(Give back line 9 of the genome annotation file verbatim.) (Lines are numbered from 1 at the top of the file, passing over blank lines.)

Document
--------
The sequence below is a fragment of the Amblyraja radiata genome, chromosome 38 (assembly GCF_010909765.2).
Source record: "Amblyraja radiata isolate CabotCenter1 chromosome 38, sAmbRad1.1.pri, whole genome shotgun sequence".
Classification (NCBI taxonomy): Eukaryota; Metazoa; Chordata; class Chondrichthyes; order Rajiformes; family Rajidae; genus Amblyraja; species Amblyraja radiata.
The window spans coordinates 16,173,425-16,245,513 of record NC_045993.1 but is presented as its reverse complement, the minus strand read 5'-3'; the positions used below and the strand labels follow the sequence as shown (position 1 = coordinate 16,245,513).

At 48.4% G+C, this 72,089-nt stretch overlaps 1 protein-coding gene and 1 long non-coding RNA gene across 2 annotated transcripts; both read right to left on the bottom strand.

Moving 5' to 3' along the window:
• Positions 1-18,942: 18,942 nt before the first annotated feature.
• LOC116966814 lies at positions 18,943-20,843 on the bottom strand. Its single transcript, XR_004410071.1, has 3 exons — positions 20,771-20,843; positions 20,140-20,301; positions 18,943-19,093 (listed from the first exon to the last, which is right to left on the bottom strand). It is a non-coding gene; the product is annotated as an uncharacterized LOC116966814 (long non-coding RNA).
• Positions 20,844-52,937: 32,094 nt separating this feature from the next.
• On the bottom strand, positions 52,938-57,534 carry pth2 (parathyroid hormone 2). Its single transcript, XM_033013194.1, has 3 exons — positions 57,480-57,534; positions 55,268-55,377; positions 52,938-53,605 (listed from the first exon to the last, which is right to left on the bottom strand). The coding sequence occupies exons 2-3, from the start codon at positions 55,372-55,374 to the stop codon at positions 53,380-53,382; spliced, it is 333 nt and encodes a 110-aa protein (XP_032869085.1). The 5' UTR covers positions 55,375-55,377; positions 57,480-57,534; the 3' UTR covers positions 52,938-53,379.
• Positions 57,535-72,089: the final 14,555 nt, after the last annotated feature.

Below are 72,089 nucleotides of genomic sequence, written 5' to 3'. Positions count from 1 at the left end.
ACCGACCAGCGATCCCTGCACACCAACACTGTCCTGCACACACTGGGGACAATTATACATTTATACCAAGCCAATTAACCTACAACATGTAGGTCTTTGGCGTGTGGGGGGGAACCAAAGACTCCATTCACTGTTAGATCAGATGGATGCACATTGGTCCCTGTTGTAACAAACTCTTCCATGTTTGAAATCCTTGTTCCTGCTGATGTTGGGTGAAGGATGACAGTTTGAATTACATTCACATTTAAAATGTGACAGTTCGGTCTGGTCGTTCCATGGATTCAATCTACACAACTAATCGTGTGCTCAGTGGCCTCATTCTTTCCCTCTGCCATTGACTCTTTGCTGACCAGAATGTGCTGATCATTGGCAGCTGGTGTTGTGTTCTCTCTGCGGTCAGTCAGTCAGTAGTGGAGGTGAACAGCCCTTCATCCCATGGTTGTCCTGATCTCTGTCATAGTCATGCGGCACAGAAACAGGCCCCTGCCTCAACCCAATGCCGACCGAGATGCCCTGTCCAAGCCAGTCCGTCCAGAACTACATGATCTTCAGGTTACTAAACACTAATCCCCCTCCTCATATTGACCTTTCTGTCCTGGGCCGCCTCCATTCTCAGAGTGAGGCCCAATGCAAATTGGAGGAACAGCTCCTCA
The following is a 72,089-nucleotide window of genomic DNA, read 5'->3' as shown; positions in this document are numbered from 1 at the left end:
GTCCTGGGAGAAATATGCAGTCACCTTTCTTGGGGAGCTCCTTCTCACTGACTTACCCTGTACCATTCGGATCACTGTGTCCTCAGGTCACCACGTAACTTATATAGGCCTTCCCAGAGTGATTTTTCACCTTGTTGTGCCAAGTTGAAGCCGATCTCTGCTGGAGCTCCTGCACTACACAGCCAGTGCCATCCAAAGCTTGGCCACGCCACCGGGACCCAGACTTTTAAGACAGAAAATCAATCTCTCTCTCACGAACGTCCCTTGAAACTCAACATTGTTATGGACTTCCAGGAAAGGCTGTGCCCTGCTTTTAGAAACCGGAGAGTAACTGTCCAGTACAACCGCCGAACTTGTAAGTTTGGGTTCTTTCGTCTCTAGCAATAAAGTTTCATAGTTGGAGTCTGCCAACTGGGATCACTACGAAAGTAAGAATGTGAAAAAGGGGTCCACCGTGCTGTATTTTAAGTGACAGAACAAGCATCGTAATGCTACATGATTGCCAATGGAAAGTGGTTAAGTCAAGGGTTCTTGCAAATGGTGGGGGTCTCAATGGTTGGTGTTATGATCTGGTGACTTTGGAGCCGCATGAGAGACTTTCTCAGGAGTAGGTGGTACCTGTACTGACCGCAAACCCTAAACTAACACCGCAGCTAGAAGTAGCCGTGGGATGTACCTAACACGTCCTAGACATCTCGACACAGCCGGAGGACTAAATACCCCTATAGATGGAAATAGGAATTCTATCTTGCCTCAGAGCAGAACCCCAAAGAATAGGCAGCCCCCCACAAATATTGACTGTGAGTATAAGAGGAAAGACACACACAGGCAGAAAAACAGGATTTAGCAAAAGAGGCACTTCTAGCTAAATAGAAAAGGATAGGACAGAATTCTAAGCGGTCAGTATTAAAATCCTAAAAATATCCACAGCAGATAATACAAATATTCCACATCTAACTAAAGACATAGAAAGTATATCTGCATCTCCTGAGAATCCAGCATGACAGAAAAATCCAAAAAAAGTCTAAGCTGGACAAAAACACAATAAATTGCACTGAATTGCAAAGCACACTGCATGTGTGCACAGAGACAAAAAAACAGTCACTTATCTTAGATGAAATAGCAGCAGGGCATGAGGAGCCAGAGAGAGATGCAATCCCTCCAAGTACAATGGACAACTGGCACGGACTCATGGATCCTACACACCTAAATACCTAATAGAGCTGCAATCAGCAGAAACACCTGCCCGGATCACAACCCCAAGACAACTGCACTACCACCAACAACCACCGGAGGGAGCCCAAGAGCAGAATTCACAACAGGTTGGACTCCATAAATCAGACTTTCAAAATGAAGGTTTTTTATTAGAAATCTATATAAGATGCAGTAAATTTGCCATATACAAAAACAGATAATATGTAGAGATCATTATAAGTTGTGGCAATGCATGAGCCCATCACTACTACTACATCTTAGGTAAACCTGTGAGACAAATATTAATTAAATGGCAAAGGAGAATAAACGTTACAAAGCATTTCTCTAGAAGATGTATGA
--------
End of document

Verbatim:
• Positions 20,844-52,937: 32,094 nt separating this feature from the next.